ATLANTA (AP) — Jimmy Carter says the world is at a "turning point in history" and must choose policies of peace and human rights over war and suffering.
Carter's remarks on Monday opened a forum of human rights workers hosted by The Carter Center in Atlanta, attended by more than 60 global activists.
Carter, now 91, said governments cannot end terrorism and other violence without reducing "excessive state violence." Carter said he'd like the United States to become "the undisputed champion of peace," a place where countries could turn when threatened with war or violence.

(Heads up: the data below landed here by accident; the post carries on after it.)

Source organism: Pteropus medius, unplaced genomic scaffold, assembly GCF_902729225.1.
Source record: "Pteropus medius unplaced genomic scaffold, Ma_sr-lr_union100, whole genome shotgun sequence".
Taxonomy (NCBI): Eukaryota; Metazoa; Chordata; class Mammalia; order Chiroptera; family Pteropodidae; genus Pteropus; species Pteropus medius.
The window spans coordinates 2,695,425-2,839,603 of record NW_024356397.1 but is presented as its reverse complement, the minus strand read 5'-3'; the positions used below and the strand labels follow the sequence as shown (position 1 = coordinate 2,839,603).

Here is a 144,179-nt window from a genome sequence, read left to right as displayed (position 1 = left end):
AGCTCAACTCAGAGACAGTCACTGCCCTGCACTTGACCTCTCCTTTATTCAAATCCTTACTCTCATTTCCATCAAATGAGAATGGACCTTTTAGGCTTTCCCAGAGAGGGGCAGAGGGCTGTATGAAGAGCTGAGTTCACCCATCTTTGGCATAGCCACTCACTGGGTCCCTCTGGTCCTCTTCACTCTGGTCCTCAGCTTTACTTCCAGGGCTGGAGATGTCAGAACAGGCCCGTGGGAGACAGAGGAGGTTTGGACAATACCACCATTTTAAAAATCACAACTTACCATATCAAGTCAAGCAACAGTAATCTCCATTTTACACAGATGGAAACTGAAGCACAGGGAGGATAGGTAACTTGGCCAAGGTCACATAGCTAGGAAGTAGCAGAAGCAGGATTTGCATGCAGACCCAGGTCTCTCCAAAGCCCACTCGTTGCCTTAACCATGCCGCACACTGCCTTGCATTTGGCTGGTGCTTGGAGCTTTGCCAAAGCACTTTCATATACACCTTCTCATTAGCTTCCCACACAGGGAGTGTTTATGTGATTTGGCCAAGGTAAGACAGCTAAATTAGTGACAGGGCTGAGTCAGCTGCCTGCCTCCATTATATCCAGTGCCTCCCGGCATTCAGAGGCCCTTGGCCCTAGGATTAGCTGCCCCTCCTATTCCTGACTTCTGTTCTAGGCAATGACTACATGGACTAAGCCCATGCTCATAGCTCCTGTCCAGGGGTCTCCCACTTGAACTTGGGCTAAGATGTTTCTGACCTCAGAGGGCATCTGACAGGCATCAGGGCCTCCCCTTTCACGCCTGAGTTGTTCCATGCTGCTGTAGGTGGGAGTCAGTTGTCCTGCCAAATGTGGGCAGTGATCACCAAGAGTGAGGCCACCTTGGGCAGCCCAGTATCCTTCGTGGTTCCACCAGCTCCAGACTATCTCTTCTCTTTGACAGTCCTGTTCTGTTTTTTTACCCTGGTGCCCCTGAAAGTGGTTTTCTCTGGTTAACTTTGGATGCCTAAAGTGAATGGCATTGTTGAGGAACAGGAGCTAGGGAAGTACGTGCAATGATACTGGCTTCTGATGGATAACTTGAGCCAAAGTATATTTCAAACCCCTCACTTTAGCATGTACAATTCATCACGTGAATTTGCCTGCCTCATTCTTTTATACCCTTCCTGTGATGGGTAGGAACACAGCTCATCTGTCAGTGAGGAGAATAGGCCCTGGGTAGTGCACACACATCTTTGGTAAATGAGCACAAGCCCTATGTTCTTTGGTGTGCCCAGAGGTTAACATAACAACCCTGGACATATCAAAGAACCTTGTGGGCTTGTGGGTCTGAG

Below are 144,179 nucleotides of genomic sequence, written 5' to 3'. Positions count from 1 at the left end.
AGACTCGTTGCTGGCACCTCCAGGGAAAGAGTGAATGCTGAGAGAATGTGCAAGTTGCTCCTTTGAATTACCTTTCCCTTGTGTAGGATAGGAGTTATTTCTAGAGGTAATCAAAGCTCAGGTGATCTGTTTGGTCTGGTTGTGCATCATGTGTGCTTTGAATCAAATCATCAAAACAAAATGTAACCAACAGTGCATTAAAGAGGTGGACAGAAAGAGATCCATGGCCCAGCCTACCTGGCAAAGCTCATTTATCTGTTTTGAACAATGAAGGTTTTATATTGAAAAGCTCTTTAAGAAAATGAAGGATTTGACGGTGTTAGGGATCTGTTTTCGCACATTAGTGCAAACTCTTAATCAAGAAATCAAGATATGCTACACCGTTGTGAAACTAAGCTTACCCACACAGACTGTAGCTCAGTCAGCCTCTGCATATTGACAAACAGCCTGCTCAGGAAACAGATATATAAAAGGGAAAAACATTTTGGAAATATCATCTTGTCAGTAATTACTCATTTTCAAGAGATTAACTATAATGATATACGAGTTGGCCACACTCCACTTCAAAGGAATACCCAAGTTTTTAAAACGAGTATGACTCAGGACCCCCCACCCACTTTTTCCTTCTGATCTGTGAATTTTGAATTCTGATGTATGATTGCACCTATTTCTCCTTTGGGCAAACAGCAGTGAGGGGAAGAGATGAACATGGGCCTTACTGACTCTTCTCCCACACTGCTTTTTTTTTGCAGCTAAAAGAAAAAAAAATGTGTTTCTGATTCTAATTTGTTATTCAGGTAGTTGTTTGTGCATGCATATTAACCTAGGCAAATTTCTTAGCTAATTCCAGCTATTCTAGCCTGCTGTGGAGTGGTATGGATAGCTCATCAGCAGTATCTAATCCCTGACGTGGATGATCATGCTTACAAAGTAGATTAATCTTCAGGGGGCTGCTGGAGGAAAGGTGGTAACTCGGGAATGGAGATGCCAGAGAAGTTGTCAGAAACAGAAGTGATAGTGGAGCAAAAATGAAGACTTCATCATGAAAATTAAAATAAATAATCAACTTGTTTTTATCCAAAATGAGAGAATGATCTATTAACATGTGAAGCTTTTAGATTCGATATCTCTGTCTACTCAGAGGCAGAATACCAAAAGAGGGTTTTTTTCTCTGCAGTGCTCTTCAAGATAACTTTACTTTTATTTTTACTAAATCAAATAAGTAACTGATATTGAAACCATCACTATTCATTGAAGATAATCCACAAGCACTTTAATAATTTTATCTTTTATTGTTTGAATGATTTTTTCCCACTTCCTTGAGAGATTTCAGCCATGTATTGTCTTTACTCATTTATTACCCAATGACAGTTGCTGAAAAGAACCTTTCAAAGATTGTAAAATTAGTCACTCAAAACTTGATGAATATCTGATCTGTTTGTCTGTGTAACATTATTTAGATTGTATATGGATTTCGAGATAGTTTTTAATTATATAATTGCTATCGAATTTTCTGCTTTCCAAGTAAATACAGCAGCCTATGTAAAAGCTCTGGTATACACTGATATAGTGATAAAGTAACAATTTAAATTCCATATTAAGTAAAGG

The group meeting at The Carter Center plans to develop a document calling for governments worldwide to recommit to human rights.
Carter says he will deliver copies to Congress, President Barack Obama and U.S. presidential candidates.